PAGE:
Some fun interviews with Impose Magazine, where Joni explains the burgeoning genre of “post wave” that’s poised to overtake “chill wave” and has already well outstripped “new wave,” and FADER, to whom he talks gender demographics within the band and the conceptual nativity of Sometimes it Kills. Plus, I’ll be damned if the above is not the coolest wallpaper to ever backdrop a photoshoot. At least the coolest wallpaper ever covered by a pink/purple filter in photoshop to make a good publicity shot… not to suggest it wouldn’t have been good without the filter. FADER thought well enough of it to have it at the head of their interview, so my bringing it up isn’t too huge a digression.
Today, alongside snow showers and mountains of plowed ice and gunk here in West Virginia, Sometimes it Kills, the debut EP from London’s Visions of Trees, sees its official release. Thanks to said weather problems, shipping on some preorders has been delayed and new orders can expect a couple days of lag. I’ll try and think of a way to make up for the delay, but in the meantime I’ll shove off and leave in my place a more pleasant climatic vision conjured by History Painting:
“It’s early February. Snow has melted and the dull clouds are parting. Blue skies and sunshine reappear like a half-remembered video effect. Resolution up. HD. Serotonin floods back into hibernating minds. Spring is coming. Close your eyes for a moment & stand in the light. A passing car blares out indistinct murmurs of radio pop. The sound is a brief splash, speed-smeared and skewed, Doppler effect wonky & truncated. One bar melding idly into the next as displaced seconds & decades collide simultaneously as in the idle thoughts of a yet to be discovered particle. Today is the official release date of an EP called ‘Sometimes it Kills’ by London duo, Visions of Trees. This is that sound extended. Dreamt out in bullet time sonics.”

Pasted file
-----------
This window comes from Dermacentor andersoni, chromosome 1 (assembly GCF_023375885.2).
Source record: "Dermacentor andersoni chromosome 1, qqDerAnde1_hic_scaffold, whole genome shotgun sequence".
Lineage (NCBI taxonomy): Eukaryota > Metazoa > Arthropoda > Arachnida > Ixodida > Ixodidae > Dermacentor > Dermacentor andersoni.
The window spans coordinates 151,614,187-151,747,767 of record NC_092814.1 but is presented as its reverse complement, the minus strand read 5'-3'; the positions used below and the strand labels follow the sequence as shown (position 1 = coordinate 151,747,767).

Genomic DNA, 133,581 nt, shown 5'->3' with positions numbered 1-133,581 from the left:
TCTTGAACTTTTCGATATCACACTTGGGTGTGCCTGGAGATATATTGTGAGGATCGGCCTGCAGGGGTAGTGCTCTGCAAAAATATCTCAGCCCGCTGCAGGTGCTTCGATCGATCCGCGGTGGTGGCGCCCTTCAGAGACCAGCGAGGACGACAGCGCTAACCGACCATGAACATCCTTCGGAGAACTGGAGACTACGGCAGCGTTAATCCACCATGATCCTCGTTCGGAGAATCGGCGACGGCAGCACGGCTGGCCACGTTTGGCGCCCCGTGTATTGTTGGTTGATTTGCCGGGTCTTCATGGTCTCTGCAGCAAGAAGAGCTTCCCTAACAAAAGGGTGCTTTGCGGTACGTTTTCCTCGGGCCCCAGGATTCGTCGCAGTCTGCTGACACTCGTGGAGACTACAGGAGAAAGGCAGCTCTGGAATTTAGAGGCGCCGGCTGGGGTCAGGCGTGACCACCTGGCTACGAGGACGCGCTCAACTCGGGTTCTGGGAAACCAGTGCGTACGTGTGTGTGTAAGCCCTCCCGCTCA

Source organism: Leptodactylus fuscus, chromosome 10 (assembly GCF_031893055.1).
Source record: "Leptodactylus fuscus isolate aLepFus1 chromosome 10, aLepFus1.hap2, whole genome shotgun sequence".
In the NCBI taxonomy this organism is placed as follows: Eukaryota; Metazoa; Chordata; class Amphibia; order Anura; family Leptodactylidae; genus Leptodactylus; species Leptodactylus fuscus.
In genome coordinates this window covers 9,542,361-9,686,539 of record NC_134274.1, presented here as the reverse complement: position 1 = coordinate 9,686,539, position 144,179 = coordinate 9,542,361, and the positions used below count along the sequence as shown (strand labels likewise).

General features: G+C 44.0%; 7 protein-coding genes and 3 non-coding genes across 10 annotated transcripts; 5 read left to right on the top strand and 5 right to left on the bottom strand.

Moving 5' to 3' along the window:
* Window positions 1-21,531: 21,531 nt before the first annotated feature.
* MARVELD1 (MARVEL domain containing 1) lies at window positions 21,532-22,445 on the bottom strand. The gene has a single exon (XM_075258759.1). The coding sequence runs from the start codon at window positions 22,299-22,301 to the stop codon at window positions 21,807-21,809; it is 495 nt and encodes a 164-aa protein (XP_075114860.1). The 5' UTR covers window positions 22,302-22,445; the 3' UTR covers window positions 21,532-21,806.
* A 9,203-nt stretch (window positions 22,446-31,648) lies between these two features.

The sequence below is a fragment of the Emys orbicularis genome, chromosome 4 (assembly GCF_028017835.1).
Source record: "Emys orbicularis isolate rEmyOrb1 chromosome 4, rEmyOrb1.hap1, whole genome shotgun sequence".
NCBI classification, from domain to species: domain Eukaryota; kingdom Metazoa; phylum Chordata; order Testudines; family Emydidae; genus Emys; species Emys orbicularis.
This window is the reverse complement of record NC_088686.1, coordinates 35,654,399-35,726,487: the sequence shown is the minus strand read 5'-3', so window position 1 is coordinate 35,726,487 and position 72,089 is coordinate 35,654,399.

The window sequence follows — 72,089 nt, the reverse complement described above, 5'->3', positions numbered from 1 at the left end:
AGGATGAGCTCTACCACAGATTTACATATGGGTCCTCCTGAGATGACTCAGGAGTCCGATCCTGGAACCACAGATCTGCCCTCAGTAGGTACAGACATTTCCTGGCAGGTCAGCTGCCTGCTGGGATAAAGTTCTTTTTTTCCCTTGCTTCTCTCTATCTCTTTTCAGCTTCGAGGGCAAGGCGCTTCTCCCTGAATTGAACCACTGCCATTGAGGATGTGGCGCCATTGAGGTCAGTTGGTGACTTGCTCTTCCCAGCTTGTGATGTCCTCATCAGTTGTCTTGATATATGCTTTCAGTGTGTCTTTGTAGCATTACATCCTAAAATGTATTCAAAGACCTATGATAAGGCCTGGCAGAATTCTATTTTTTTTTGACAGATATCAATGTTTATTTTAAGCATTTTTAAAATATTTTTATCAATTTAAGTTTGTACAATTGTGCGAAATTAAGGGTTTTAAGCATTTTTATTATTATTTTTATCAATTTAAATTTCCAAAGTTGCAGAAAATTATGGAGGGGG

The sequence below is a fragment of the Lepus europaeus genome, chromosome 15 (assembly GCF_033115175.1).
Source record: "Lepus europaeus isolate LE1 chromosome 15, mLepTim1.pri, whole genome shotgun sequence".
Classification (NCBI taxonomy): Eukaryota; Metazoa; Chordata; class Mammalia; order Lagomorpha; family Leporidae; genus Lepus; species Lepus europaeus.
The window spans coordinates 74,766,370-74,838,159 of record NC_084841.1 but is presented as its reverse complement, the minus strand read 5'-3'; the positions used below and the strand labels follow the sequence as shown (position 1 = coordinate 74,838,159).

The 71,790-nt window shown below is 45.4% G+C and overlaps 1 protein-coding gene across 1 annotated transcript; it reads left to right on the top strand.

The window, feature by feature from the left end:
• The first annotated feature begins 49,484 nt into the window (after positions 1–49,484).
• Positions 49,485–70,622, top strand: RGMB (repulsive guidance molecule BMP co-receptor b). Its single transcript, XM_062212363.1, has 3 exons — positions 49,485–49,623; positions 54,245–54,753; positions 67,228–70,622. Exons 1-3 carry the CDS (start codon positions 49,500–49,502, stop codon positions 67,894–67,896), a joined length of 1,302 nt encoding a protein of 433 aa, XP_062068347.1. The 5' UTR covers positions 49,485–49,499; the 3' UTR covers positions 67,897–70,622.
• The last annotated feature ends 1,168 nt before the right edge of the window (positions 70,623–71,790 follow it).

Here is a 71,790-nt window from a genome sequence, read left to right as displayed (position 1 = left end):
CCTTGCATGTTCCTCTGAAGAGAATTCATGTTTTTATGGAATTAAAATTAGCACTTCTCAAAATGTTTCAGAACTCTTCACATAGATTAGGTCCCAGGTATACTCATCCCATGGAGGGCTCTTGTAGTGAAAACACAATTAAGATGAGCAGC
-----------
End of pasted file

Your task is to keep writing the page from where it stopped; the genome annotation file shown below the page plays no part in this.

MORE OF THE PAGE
Crop Rotation is an anonymous London musician who constructs mosaics of sound that function as novel collections of symbols and ideas, layering samples, loops, and isolated bursts of speech into an experimental but incredibly catchy electronica. It’s music informed by a variation on the sort of pop sensibility that seems to be current among many musicians in both the American and UK club scenes, pioneering a more modern sound that keeps the weird credible, as it were, as well as danceable.
Here’s what the annual cycle of growing periods has to say about its songs:
The songs are constructed usually in a somewhat drawn-out associative process rather than a pre-mediated one. I like to think the central theme running through the music is a sort of ambivalent perspective towards the culture we’re informed by, the free interplay of words and symbols, and an attempt to articulate a beauty of juxtaposing familiar things in a slightly off-kilter way that tries to reveal the duality inherent in them.
PS, Crop Rotation has a political dimension! Woops, didn’t notice? Shite!
The Guardian recently posted an article titled “Blog rock lacks a political edge” complaining that contemporary indie rock has become apolitical. The piece ranges wildly across several fields without seeming to realize that a new topic has arisen, veering periodically from confused to obnoxious. The confusion is immediately evident from the profusion of titles and subtitles afforded it; “Beaches, forests, waves … just don’t mention politics” is its teaser on The Guardian’s music page, incinuating that politics have become taboo in what it’s title calls “Blog rock” and the subtitle “indie rock.”